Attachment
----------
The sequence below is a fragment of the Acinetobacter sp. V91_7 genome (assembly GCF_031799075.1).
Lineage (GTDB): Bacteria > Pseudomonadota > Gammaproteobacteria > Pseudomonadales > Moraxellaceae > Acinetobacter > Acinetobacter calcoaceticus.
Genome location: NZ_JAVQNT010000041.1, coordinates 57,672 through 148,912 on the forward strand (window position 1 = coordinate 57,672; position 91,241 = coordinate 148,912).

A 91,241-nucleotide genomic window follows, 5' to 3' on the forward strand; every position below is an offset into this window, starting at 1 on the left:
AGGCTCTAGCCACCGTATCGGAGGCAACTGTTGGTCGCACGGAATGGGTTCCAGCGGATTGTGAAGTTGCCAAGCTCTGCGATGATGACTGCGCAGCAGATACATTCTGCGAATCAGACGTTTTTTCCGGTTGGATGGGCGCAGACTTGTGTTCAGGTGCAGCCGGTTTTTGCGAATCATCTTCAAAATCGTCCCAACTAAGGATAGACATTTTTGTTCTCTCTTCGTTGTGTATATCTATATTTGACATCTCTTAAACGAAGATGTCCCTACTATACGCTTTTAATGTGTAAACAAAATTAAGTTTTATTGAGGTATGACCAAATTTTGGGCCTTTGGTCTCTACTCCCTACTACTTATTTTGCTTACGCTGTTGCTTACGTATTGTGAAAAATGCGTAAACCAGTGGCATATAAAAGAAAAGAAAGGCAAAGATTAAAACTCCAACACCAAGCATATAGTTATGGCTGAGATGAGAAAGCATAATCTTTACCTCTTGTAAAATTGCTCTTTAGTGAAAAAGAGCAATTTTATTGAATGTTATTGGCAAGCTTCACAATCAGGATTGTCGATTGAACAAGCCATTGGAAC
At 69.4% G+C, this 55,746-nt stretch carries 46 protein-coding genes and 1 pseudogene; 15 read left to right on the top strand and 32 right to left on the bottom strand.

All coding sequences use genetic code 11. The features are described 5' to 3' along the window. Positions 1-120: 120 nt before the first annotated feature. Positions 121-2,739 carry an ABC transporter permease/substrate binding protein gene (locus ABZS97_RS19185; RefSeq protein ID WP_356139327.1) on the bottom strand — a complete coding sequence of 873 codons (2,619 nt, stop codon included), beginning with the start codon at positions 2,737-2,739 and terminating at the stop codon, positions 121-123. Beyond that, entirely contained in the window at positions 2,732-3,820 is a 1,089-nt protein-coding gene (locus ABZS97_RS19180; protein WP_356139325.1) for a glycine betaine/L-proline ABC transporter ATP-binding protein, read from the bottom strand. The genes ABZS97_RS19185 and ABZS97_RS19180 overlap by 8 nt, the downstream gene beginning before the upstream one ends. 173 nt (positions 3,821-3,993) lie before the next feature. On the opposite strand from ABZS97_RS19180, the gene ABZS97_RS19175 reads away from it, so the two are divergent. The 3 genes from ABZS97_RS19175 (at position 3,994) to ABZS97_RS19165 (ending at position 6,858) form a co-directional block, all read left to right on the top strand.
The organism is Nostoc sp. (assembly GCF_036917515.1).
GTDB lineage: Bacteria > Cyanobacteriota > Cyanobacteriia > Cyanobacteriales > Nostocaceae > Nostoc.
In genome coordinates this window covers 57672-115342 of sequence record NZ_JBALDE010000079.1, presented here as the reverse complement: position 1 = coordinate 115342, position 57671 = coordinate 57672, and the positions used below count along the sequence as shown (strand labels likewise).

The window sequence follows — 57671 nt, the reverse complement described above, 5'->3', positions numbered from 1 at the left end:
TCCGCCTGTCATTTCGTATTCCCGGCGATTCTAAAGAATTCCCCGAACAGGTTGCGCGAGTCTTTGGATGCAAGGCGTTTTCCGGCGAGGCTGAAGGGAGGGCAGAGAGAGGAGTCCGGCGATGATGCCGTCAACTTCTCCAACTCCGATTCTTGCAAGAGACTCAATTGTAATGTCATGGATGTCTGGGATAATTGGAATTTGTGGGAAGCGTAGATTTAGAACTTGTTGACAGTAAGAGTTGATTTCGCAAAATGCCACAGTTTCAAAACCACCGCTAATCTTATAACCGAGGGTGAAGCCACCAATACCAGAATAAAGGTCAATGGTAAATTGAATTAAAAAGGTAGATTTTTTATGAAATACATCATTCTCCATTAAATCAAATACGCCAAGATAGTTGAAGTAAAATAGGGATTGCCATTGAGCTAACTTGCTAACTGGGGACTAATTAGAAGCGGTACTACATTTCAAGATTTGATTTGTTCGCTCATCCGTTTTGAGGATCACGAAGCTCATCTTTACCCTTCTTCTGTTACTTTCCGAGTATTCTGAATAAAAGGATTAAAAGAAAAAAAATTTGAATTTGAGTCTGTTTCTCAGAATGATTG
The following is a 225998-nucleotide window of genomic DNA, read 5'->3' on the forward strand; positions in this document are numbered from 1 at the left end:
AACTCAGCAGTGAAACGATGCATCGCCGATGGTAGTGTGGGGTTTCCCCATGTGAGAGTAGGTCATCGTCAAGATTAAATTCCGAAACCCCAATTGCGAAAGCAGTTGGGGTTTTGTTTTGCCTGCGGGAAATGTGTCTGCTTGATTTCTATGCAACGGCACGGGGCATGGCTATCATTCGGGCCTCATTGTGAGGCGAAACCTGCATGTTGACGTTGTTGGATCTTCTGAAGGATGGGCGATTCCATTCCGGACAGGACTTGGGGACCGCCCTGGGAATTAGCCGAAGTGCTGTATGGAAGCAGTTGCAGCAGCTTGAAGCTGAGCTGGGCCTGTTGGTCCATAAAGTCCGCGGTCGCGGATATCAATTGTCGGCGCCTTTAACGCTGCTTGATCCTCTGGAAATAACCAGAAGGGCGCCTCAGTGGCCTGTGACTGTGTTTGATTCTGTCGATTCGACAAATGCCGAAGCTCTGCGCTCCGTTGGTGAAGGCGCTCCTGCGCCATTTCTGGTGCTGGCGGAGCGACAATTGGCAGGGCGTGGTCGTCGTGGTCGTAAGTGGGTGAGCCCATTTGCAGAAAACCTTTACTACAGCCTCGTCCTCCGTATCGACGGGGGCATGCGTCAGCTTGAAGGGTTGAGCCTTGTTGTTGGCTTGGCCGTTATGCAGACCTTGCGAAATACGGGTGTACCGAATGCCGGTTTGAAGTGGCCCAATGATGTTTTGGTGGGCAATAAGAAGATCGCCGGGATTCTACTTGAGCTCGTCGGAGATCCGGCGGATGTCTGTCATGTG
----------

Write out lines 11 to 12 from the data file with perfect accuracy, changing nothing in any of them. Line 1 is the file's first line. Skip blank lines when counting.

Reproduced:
The window sequence follows — 57671 nt, the reverse complement described above, 5'->3', positions numbered from 1 at the left end:
TCCGCCTGTCATTTCGTATTCCCGGCGATTCTAAAGAATTCCCCGAACAGGTTGCGCGAGTCTTTGGATGCAAGGCGTTTTCCGGCGAGGCTGAAGGGAGGGCAGAGAGAGGAGTCCGGCGATGATGCCGTCAACTTCTCCAACTCCGATTCTTGCAAGAGACTCAATTGTAATGTCATGGATGTCTGGGATAATTGGAATTTGTGGGAAGCGTAGATTTAGAACTTGTTGACAGTAAGAGTTGATTTCGCAAAATGCCACAGTTTCAAAACCACCGCTAATCTTATAACCGAGGGTGAAGCCACCAATACCAGAATAAAGGTCAATGGTAAATTGAATTAAAAAGGTAGATTTTTTATGAAATACATCATTCTCCATTAAATCAAATACGCCAAGATAGTTGAAGTAAAATAGGGATTGCCATTGAGCTAACTTGCTAACTGGGGACTAATTAGAAGCGGTACTACATTTCAAGATTTGATTTGTTCGCTCATCCGTTTTGAGGATCACGAAGCTCATCTTTACCCTTCTTCTGTTACTTTCCGAGTATTCTGAATAAAAGGATTAAAAGAAAAAAAATTTGAATTTGAGTCTGTTTCTCAGAATGATTG